HELOCs, refinancing helped fuel spending, Bank of Canada researchers say
A woman walks past the Bank of Canada Wednesday September 6, 2017 in Ottawa. (THE CANADIAN PRESS/Adrian Wyld)
Canadian homeowners who accessed their home equity through a loan or refinancing helped fuel household spending in recent years, according to research by staff at the Bank of Canada.
Household spending moved in a similar direction to home prices over roughly the past decade, with both rising sharply in 2016 and 2017, according to a staff analytical note by several of the central bank's researchers.
In 2017, household spending jumped 3.51 per cent, while house prices advanced 13.57 per cent.
That trend comes partly from the collateral effect of homeowners finding it easier to borrow against their homes, either through a home equity line of credit (HELOC) or mortgage refinancing, when property prices rise.
A HELOC is a line of credit secured against a property owner's home with the limit that the outstanding mortgage balance and HELOC must not exceed 80 per cent of the home's value. Mortgage refinancing allows homeowners to replace their current mortgage with a larger one -- for up to 80 per cent of the home's value.
In 2017, the researchers found Canadian homeowners extracted $89 billion in home equity through these two methods, with more money -- $49 billion -- coming through HELOCs.
Borrowers used that money to pay for big-ticket items, like cars and furniture, or to fund renovations, among other things, according to the research, which suggests this "has likely contributed materially" to this kind of spending in Canada in recent years.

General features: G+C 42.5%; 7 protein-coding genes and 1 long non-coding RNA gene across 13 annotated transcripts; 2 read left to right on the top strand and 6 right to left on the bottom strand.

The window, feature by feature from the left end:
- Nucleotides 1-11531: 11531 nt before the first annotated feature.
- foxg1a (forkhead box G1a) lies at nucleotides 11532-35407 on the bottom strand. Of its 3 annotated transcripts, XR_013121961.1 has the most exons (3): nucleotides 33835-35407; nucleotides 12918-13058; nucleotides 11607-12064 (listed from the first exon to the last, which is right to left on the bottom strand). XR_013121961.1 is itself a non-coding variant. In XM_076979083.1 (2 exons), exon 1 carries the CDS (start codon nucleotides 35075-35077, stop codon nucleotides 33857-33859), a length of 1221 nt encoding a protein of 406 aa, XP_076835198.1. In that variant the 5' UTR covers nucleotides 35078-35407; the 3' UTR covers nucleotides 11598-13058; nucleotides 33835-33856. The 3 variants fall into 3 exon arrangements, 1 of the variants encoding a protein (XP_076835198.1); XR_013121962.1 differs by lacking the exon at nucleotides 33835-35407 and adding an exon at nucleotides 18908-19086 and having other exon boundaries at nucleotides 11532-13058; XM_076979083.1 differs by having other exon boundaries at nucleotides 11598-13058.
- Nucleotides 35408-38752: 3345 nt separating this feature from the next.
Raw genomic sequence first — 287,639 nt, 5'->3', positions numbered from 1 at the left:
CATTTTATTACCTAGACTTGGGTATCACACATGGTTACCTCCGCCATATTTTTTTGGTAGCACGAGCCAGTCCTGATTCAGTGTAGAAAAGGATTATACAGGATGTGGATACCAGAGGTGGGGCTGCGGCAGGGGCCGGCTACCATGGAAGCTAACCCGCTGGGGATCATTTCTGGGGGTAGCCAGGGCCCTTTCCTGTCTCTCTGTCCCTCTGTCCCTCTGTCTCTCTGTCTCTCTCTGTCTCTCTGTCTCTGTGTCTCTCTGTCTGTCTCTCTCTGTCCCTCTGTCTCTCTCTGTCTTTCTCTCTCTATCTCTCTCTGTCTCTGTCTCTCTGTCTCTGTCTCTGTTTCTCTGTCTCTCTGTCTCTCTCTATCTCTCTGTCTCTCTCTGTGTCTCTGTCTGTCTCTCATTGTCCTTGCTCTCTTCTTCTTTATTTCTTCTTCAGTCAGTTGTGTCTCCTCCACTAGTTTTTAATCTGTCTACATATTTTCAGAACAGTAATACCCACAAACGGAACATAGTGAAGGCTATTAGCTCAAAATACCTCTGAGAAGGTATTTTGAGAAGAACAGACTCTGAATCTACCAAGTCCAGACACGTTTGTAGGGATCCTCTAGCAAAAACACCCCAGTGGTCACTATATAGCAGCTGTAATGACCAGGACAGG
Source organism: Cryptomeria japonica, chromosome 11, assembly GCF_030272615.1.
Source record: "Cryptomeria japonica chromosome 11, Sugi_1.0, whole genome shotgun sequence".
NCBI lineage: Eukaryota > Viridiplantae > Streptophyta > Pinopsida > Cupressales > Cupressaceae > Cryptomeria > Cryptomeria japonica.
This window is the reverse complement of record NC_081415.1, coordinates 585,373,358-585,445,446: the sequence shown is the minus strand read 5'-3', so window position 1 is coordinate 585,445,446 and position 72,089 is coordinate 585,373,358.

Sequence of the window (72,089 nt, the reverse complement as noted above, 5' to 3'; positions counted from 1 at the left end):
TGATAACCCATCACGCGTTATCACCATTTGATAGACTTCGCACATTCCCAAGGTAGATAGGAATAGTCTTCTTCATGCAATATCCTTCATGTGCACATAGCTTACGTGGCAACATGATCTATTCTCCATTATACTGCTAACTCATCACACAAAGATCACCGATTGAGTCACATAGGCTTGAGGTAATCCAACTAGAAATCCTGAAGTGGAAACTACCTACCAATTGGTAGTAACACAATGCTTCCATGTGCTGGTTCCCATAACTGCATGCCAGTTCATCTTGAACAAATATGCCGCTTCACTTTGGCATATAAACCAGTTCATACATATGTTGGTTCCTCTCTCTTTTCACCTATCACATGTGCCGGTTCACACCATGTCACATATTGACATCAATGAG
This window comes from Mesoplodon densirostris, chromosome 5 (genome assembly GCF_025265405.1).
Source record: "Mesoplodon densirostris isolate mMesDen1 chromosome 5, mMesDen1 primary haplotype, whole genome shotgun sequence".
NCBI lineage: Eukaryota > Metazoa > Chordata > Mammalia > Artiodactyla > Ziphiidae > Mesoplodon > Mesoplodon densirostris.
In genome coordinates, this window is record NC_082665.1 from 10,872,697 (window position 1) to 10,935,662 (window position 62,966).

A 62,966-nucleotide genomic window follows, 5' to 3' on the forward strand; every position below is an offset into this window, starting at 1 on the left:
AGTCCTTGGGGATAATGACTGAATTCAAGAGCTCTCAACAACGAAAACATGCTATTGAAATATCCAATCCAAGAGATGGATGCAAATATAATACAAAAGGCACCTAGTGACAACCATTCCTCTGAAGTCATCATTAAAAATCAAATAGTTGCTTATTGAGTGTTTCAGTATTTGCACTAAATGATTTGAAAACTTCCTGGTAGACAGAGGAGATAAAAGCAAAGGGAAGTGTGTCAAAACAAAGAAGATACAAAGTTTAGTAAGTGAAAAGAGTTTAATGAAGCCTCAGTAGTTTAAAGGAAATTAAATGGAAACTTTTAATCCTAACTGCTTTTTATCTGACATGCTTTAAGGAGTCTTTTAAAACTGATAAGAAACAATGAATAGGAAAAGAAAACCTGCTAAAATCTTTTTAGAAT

The researchers found that by the end of 2017, this equity extraction could have added two per cent to consumer spending on durables and semi-durables (goods that include cars and furniture), as well as 11 per cent to renovation spending.
The report found that translated into a 0.5 per cent impact on the GDP level.
However, things changed in 2018. That year, the amount of equity homeowners extracted from their properties fell and that could have had a negative impact of 0.1 per cent on the GDP.
"If this collateral effect is strong, it could leave the economy more vulnerable to adverse events, such as a large decline in house prices," the note said, adding the absence of equity extraction can exacerbate spending cuts in bad times.
The researchers said they plan to continue studying this area in the future, with a deeper look planned at the characteristics of equity extractors and an analysis of what factors influence the decision to access home equity.
This report by The Canadian Press was first published Sept. 20, 2019.